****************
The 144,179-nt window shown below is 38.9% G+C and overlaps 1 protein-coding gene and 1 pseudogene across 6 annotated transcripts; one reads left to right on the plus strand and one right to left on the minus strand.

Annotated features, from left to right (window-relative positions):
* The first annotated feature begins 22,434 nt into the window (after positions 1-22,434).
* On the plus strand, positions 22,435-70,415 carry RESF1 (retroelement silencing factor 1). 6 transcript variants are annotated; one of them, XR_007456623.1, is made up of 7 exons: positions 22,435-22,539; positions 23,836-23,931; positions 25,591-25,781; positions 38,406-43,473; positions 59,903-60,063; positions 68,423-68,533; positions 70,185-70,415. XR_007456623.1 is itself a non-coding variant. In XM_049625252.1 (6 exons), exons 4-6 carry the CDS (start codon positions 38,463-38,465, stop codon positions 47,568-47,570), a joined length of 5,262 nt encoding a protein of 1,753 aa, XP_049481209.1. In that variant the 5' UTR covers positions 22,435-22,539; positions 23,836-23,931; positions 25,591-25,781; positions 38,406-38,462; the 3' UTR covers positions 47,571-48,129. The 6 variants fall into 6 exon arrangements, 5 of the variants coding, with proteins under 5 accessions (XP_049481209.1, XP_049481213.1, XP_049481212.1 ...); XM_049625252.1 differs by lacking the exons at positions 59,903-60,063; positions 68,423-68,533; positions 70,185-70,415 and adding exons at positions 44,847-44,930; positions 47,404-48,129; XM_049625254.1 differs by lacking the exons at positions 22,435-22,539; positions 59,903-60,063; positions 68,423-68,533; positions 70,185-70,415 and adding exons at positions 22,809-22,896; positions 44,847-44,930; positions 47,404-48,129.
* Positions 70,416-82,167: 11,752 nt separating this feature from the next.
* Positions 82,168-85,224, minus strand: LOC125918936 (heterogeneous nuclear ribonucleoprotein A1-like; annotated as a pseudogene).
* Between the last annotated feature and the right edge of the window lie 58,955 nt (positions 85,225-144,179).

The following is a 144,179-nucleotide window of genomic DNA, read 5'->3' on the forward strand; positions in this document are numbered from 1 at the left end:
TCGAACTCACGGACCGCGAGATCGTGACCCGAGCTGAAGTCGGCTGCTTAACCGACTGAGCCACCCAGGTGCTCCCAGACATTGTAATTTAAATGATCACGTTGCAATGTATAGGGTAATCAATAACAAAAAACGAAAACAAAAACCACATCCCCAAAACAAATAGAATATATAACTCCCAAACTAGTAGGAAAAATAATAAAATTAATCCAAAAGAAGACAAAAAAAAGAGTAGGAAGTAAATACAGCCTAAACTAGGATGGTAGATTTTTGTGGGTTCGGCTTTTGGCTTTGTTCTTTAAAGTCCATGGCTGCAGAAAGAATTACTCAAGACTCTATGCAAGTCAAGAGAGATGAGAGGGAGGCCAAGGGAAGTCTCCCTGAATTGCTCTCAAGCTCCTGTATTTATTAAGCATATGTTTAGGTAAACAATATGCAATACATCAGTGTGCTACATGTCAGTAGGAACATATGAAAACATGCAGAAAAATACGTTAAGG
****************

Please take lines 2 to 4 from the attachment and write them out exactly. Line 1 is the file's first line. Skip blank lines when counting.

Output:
Annotated features, from left to right (window-relative positions):
* The first annotated feature begins 22,434 nt into the window (after positions 1-22,434).
* On the plus strand, positions 22,435-70,415 carry RESF1 (retroelement silencing factor 1). 6 transcript variants are annotated; one of them, XR_007456623.1, is made up of 7 exons: positions 22,435-22,539; positions 23,836-23,931; positions 25,591-25,781; positions 38,406-43,473; positions 59,903-60,063; positions 68,423-68,533; positions 70,185-70,415. XR_007456623.1 is itself a non-coding variant. In XM_049625252.1 (6 exons), exons 4-6 carry the CDS (start codon positions 38,463-38,465, stop codon positions 47,568-47,570), a joined length of 5,262 nt encoding a protein of 1,753 aa, XP_049481209.1. In that variant the 5' UTR covers positions 22,435-22,539; positions 23,836-23,931; positions 25,591-25,781; positions 38,406-38,462; the 3' UTR covers positions 47,571-48,129. The 6 variants fall into 6 exon arrangements, 5 of the variants coding, with proteins under 5 accessions (XP_049481209.1, XP_049481213.1, XP_049481212.1 ...); XM_049625252.1 differs by lacking the exons at positions 59,903-60,063; positions 68,423-68,533; positions 70,185-70,415 and adding exons at positions 44,847-44,930; positions 47,404-48,129; XM_049625254.1 differs by lacking the exons at positions 22,435-22,539; positions 59,903-60,063; positions 68,423-68,533; positions 70,185-70,415 and adding exons at positions 22,809-22,896; positions 44,847-44,930; positions 47,404-48,129.